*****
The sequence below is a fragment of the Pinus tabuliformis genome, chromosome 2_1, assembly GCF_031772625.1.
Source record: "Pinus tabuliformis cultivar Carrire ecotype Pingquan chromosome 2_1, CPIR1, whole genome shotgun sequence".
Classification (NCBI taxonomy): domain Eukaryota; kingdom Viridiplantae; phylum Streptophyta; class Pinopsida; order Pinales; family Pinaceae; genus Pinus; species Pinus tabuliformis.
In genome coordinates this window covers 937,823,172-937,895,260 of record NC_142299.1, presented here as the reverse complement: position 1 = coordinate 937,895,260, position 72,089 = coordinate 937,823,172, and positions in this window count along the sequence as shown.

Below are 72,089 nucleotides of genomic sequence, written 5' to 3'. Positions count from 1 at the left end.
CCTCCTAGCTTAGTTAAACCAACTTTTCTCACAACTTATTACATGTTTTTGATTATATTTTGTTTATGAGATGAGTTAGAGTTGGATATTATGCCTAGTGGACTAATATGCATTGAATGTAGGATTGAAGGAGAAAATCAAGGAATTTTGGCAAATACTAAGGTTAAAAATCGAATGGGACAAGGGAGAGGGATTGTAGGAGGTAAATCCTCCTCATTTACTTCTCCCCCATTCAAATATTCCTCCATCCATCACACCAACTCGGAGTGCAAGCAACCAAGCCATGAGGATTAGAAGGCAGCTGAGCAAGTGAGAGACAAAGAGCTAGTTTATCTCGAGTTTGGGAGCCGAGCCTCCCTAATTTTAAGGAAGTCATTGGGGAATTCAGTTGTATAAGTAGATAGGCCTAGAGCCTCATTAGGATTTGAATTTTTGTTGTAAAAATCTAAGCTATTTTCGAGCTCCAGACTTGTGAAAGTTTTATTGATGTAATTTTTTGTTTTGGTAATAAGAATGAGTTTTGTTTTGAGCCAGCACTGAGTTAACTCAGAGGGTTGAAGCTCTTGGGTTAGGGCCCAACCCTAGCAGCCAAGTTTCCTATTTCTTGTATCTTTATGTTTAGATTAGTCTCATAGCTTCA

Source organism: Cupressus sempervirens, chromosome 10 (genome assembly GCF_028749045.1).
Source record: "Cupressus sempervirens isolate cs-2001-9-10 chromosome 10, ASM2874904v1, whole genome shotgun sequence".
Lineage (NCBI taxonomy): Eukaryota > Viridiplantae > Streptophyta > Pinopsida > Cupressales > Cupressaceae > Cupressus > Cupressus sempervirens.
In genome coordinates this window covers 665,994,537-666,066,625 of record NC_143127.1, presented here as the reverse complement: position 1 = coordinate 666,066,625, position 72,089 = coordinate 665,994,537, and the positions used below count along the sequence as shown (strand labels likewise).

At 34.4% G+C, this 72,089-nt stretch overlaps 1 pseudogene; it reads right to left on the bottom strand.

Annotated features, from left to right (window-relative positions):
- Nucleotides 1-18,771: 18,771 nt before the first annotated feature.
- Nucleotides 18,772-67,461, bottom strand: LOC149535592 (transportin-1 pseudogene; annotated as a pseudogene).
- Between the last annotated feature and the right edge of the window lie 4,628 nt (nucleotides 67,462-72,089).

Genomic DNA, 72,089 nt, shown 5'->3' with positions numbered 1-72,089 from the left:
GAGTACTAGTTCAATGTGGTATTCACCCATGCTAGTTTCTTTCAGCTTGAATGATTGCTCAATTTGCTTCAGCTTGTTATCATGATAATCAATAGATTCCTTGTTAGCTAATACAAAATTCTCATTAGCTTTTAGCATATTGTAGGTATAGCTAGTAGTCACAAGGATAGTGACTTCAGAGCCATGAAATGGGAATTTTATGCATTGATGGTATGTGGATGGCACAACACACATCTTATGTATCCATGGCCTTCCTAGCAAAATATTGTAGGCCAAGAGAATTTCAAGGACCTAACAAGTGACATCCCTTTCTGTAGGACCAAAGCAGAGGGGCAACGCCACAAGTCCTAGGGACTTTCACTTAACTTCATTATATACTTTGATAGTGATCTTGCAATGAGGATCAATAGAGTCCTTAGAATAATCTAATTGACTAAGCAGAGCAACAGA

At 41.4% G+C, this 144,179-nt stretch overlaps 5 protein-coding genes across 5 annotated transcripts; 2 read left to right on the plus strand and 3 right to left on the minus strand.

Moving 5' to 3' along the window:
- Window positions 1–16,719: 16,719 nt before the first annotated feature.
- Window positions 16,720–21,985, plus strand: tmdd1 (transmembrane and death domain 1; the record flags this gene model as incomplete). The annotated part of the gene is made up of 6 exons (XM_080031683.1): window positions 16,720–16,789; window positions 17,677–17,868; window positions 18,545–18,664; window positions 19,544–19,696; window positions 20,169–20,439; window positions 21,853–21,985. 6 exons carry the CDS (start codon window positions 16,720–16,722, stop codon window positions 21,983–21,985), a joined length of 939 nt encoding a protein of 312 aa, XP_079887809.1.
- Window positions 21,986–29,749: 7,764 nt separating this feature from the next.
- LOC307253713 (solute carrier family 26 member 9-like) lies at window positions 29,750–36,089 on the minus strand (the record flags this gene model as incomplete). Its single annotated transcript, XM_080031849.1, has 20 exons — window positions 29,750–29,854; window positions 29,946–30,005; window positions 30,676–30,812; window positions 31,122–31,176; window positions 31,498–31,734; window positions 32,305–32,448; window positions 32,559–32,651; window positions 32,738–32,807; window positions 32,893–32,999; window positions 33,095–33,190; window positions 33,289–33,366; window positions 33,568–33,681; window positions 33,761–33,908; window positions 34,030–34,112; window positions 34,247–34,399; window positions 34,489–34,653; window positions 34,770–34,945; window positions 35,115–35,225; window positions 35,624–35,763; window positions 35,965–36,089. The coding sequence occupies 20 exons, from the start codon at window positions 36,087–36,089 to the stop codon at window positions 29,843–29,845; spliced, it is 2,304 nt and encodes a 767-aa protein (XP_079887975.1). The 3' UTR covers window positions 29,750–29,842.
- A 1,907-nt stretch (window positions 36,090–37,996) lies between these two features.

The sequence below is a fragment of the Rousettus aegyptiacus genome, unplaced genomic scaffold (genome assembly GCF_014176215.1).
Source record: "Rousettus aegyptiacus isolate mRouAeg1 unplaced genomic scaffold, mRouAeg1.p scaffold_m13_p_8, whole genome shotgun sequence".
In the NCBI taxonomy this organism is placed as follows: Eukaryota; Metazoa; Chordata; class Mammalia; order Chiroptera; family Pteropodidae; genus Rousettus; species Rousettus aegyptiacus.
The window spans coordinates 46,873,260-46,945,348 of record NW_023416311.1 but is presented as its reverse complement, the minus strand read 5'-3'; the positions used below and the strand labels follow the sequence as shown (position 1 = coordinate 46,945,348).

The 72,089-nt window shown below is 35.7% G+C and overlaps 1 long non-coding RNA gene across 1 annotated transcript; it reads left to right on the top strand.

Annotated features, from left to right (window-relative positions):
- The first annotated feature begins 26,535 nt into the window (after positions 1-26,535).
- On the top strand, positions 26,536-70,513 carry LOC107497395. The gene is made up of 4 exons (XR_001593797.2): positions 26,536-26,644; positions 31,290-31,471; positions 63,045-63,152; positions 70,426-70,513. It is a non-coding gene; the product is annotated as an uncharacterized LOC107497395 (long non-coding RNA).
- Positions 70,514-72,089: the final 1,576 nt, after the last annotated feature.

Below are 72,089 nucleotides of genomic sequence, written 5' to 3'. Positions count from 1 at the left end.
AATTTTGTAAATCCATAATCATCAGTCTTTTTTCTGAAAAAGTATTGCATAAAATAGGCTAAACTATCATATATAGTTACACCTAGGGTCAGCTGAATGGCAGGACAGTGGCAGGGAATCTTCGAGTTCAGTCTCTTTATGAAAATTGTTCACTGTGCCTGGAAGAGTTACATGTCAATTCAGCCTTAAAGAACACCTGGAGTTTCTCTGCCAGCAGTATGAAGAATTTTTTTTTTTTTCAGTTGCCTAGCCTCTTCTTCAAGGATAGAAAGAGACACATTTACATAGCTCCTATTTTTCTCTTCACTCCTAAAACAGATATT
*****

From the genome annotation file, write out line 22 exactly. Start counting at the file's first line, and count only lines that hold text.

- Window positions 21,986–29,749: 7,764 nt separating this feature from the next.